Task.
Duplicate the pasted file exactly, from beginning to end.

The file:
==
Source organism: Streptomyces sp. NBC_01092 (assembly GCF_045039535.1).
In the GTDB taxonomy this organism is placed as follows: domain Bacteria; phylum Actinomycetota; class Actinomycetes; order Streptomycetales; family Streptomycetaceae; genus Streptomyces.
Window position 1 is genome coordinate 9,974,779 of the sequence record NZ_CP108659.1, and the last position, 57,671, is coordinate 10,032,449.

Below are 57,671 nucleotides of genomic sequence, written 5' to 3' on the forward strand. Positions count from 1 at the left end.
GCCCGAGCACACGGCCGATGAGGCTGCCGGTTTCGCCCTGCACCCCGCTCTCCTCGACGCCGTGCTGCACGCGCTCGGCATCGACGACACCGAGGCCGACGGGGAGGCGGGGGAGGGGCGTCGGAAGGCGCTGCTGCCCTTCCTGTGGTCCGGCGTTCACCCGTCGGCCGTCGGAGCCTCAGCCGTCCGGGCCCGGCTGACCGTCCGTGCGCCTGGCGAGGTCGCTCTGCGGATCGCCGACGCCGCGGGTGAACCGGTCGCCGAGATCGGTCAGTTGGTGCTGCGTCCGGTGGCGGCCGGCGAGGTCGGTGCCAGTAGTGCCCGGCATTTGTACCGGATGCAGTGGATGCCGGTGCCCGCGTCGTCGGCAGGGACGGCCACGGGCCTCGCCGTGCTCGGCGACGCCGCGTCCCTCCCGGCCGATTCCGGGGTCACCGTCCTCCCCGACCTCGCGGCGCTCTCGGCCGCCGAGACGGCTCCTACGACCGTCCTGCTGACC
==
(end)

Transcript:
Source organism: Streptomyces sp. NBC_01092 (assembly GCF_045039535.1).
In the GTDB taxonomy this organism is placed as follows: domain Bacteria; phylum Actinomycetota; class Actinomycetes; order Streptomycetales; family Streptomycetaceae; genus Streptomyces.
Window position 1 is genome coordinate 9,974,779 of the sequence record NZ_CP108659.1, and the last position, 57,671, is coordinate 10,032,449.

Below are 57,671 nucleotides of genomic sequence, written 5' to 3' on the forward strand. Positions count from 1 at the left end.
GCCCGAGCACACGGCCGATGAGGCTGCCGGTTTCGCCCTGCACCCCGCTCTCCTCGACGCCGTGCTGCACGCGCTCGGCATCGACGACACCGAGGCCGACGGGGAGGCGGGGGAGGGGCGTCGGAAGGCGCTGCTGCCCTTCCTGTGGTCCGGCGTTCACCCGTCGGCCGTCGGAGCCTCAGCCGTCCGGGCCCGGCTGACCGTCCGTGCGCCTGGCGAGGTCGCTCTGCGGATCGCCGACGCCGCGGGTGAACCGGTCGCCGAGATCGGTCAGTTGGTGCTGCGTCCGGTGGCGGCCGGCGAGGTCGGTGCCAGTAGTGCCCGGCATTTGTACCGGATGCAGTGGATGCCGGTGCCCGCGTCGTCGGCAGGGACGGCCACGGGCCTCGCCGTGCTCGGCGACGCCGCGTCCCTCCCGGCCGATTCCGGGGTCACCGTCCTCCCCGACCTCGCGGCGCTCTCGGCCGCCGAGACGGCTCCTACGACCGTCCTGCTGACC